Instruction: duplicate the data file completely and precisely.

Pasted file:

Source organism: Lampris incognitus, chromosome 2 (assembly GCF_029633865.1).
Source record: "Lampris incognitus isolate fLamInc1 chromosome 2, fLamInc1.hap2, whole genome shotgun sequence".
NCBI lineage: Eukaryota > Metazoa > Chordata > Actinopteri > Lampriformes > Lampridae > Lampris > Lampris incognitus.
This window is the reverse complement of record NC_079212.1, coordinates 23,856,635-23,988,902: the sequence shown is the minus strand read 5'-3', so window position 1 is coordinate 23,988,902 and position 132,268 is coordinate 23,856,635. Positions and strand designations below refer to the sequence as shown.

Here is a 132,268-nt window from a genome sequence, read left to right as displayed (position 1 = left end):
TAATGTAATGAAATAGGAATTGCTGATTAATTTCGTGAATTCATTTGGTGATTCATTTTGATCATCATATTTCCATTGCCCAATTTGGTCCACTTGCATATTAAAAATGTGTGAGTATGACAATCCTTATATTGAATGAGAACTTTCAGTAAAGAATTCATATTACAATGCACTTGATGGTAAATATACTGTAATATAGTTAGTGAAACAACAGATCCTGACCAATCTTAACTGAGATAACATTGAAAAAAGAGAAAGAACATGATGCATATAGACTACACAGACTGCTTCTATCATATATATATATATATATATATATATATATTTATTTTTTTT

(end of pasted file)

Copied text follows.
Source organism: Lampris incognitus, chromosome 2 (assembly GCF_029633865.1).
Source record: "Lampris incognitus isolate fLamInc1 chromosome 2, fLamInc1.hap2, whole genome shotgun sequence".
NCBI lineage: Eukaryota > Metazoa > Chordata > Actinopteri > Lampriformes > Lampridae > Lampris > Lampris incognitus.
This window is the reverse complement of record NC_079212.1, coordinates 23,856,635-23,988,902: the sequence shown is the minus strand read 5'-3', so window position 1 is coordinate 23,988,902 and position 132,268 is coordinate 23,856,635. Positions and strand designations below refer to the sequence as shown.

Here is a 132,268-nt window from a genome sequence, read left to right as displayed (position 1 = left end):
TAATGTAATGAAATAGGAATTGCTGATTAATTTCGTGAATTCATTTGGTGATTCATTTTGATCATCATATTTCCATTGCCCAATTTGGTCCACTTGCATATTAAAAATGTGTGAGTATGACAATCCTTATATTGAATGAGAACTTTCAGTAAAGAATTCATATTACAATGCACTTGATGGTAAATATACTGTAATATAGTTAGTGAAACAACAGATCCTGACCAATCTTAACTGAGATAACATTGAAAAAAGAGAAAGAACATGATGCATATAGACTACACAGACTGCTTCTATCATATATATATATATATATATATATATATATTTATTTTTTTT